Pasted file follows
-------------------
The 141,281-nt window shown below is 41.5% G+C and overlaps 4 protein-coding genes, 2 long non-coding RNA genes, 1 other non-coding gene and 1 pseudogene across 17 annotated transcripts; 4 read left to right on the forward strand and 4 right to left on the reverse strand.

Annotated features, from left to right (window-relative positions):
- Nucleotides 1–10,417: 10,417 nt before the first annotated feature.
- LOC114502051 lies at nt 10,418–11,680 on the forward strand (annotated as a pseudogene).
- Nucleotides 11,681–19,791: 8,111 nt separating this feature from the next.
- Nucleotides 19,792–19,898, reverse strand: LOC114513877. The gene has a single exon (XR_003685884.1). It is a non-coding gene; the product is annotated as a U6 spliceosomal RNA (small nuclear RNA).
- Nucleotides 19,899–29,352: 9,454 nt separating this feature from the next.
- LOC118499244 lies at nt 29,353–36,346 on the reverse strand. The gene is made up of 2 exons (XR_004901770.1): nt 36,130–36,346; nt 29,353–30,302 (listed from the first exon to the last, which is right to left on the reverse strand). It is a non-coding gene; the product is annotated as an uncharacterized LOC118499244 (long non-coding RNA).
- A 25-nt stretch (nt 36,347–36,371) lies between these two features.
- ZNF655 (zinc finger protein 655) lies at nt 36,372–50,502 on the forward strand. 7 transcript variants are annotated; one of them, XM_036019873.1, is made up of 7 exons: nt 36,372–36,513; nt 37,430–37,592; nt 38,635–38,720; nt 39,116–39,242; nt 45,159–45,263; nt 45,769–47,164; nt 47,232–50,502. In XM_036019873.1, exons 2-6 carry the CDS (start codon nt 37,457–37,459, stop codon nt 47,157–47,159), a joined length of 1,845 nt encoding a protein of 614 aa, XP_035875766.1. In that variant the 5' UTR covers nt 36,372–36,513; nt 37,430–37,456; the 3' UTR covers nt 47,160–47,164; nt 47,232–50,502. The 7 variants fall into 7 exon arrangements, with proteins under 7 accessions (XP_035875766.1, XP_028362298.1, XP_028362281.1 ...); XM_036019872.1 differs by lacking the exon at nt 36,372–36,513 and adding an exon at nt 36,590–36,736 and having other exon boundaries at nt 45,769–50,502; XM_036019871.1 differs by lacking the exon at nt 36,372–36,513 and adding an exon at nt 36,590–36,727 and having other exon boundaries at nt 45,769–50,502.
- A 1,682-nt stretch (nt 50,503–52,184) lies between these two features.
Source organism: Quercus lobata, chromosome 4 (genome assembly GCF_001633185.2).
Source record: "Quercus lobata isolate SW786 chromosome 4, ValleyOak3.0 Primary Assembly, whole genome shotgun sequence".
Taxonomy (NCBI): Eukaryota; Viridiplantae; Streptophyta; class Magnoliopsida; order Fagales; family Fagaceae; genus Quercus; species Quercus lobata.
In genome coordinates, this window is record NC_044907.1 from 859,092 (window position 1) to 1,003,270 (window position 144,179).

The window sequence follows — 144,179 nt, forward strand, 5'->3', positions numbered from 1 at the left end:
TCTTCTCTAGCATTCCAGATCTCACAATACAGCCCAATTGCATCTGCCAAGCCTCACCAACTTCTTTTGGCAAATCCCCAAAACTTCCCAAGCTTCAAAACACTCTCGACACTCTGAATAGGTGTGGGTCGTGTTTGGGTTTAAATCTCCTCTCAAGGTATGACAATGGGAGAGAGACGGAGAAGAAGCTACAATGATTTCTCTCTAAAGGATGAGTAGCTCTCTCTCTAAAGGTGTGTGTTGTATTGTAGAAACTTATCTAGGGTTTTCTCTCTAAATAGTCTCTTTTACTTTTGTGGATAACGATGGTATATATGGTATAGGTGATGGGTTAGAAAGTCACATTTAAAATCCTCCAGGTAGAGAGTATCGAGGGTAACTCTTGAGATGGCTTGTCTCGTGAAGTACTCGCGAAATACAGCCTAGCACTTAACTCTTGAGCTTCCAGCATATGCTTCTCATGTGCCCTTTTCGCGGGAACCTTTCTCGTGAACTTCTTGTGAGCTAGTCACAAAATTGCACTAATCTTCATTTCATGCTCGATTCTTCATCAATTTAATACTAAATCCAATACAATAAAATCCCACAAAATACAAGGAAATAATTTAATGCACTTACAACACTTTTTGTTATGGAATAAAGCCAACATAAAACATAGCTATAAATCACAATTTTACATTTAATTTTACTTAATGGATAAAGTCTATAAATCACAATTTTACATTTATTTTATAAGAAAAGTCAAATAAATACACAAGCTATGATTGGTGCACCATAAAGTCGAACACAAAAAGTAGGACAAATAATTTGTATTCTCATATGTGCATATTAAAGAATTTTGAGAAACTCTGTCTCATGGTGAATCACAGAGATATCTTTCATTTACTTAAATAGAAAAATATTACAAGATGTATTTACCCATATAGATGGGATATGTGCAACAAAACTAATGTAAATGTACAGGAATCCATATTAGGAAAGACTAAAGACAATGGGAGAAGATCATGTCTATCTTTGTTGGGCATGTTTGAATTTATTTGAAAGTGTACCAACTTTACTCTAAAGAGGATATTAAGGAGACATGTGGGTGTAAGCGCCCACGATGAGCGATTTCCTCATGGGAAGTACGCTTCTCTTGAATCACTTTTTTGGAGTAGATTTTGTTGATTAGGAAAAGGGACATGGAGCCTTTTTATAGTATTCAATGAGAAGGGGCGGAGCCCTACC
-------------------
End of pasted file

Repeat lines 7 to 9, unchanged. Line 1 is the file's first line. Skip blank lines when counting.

- Nucleotides 19,899–29,352: 9,454 nt separating this feature from the next.
- LOC118499244 lies at nt 29,353–36,346 on the reverse strand. The gene is made up of 2 exons (XR_004901770.1): nt 36,130–36,346; nt 29,353–30,302 (listed from the first exon to the last, which is right to left on the reverse strand). It is a non-coding gene; the product is annotated as an uncharacterized LOC118499244 (long non-coding RNA).
- A 25-nt stretch (nt 36,347–36,371) lies between these two features.